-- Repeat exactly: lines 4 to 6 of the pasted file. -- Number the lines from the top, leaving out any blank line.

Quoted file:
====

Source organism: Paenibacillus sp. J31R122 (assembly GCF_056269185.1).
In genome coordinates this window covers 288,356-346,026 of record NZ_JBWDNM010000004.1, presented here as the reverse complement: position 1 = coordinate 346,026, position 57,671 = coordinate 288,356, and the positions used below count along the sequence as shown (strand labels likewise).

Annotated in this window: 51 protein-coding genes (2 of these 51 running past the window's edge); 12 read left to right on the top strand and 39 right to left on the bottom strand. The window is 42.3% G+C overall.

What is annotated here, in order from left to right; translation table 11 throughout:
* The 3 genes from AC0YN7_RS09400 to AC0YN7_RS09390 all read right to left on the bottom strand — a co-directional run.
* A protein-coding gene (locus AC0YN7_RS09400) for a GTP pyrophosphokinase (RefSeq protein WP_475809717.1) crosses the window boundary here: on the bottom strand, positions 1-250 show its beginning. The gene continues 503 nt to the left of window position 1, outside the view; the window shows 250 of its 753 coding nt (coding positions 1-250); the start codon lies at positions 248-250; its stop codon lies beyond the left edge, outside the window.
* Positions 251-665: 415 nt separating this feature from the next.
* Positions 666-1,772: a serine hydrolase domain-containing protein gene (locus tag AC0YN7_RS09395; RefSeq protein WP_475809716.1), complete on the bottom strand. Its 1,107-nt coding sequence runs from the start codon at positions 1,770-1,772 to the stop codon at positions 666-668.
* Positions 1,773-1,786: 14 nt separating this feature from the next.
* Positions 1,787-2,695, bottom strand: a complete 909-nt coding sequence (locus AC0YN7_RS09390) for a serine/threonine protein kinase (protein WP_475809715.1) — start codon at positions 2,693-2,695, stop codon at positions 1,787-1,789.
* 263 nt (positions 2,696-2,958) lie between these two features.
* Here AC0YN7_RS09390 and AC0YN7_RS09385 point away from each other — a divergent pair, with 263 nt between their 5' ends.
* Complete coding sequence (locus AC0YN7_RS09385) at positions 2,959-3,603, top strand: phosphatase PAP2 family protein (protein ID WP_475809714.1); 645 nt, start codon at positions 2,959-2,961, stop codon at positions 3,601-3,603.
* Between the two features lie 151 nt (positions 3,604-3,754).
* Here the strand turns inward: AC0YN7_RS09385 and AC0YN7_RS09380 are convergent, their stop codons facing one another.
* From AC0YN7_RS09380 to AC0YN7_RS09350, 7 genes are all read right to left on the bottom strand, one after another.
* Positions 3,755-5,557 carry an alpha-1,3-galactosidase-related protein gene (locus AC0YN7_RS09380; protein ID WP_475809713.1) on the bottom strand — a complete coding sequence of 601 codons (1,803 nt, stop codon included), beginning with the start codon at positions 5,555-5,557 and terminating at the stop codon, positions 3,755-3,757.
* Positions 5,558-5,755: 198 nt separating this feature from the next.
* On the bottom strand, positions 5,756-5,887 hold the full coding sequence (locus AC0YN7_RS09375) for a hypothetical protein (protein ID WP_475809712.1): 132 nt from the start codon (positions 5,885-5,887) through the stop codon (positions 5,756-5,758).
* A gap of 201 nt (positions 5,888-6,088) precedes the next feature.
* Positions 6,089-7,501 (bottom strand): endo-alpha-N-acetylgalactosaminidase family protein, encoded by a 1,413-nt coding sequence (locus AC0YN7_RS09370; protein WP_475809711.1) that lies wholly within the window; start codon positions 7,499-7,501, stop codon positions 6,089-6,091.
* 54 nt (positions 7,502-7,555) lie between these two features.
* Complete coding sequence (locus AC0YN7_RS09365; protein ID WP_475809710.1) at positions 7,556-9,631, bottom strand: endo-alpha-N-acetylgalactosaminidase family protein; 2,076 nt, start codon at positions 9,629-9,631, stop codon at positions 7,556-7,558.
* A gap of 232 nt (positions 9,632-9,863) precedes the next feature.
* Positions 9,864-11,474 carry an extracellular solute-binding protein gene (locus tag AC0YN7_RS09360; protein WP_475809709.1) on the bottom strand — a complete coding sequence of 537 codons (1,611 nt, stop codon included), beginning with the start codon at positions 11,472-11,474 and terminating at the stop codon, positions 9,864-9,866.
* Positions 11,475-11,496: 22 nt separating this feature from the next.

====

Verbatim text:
What is annotated here, in order from left to right; translation table 11 throughout:
* The 3 genes from AC0YN7_RS09400 to AC0YN7_RS09390 all read right to left on the bottom strand — a co-directional run.
* A protein-coding gene (locus AC0YN7_RS09400) for a GTP pyrophosphokinase (RefSeq protein WP_475809717.1) crosses the window boundary here: on the bottom strand, positions 1-250 show its beginning. The gene continues 503 nt to the left of window position 1, outside the view; the window shows 250 of its 753 coding nt (coding positions 1-250); the start codon lies at positions 248-250; its stop codon lies beyond the left edge, outside the window.